Objectives: The purpose of this study was to determine whether gender differences exist in the characteristics and outcomes for out-of-hospital cardiac arrest (OHCA) occurring in a rural setting. Background: In urban settings, women have a lower incidence of OHCA than men but otherwise a comparable survival for ventricular fibrillation (VF) OHCA. Whether OHCA gender differences exist in rural settings is not clear. Methods: The study consisted of a prospective collection and analysis of nontraumatic, adult OHCA prompting a 911 call in six rural Indiana counties. Results: Over an average period of 2.2 years, 138 women and 250 men experienced OHCA (annual incidence rate: 56.4 per 100,000 men and 29.3 per 100,000 women). Women were older, less likely to experience OHCA in a public setting, more likely to be in an extended care facility, and less likely to have a witnessed arrest than were men. Women were less likely to present with an initial rhythm of VF than men (33.3% vs 53.6%, P > .001). Women in VF had a longer time interval from 911 call to first shock compared with men. Women had poorer survival to hospital discharge for all OHCA (2.2% vs 7.2%, P = .04) and VF OHCA (2.2% vs 13.4%, P = .05) compared with men. After age adjustment, female gender remained associated with a poorer OHCA survival outcome. With adjustment for all significant arrest characteristics, female gender was no longer associated with survival. Conclusions: In a rural population, women suffering OHCA have a dismal survival rate likely because of multiple unfavorable arrest characteristics.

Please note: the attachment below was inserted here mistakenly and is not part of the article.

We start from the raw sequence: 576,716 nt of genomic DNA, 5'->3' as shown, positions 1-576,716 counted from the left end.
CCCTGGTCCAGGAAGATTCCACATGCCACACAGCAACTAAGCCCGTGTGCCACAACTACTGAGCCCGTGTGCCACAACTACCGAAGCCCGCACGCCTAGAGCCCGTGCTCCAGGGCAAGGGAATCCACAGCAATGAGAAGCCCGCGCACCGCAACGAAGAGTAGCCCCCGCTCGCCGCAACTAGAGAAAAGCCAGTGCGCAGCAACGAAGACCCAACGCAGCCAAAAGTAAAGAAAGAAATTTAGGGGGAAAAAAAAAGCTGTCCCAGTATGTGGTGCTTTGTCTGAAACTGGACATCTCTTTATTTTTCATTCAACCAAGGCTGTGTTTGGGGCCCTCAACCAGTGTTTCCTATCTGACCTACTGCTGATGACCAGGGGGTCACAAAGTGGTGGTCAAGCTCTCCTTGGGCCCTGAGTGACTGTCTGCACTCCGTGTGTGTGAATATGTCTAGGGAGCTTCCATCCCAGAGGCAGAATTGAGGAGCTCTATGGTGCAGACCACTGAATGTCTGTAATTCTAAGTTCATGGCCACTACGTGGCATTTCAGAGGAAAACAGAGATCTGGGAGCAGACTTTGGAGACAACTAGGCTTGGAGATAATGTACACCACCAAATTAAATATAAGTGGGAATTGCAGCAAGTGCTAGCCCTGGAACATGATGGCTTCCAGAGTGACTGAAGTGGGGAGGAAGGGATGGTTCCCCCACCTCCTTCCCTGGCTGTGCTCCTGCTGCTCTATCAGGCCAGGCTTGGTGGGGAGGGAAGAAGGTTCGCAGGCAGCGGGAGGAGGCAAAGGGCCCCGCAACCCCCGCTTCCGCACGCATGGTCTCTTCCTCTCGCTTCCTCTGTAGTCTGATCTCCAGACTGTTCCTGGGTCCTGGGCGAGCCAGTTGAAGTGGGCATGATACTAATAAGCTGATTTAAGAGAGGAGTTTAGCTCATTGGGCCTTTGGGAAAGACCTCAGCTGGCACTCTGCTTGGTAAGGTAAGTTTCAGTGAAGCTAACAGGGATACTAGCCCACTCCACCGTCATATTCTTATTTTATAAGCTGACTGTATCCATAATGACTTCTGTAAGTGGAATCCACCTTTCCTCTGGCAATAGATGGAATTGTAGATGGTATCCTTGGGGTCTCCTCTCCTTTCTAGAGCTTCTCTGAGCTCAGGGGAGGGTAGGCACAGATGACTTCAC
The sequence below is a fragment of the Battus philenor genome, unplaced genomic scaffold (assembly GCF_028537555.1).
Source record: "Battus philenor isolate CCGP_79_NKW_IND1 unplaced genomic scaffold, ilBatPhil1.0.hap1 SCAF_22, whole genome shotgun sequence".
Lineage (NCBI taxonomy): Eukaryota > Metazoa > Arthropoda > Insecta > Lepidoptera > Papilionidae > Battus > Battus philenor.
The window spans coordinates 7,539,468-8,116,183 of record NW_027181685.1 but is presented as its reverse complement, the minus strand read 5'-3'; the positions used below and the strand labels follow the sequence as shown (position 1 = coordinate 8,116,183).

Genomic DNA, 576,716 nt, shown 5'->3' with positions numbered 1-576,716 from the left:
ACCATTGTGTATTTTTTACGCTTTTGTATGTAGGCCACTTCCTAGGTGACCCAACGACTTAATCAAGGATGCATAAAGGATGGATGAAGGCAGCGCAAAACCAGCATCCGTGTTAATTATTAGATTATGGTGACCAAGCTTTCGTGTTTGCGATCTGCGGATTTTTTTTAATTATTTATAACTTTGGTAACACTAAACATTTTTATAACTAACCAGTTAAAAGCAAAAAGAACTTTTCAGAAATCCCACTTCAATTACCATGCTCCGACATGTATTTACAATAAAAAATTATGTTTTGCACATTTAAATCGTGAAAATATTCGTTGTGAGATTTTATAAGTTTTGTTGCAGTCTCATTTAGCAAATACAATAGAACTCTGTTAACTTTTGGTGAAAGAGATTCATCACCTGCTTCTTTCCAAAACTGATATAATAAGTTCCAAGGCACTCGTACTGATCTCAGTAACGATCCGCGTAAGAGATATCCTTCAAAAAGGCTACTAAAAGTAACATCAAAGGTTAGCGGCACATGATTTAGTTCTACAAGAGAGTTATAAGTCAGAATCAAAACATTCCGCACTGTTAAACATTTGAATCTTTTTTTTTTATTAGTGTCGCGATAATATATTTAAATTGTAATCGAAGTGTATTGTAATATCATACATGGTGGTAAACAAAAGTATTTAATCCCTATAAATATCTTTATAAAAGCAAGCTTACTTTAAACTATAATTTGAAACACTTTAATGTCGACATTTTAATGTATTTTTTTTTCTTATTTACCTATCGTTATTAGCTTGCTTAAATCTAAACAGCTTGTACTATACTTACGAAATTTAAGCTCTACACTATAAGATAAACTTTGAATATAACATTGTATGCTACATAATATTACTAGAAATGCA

- Heart arrest
- Sudden cardiac death
- Ventricular fibrillation
ASJC Scopus subject areas
- Cardiology and Cardiovascular Medicine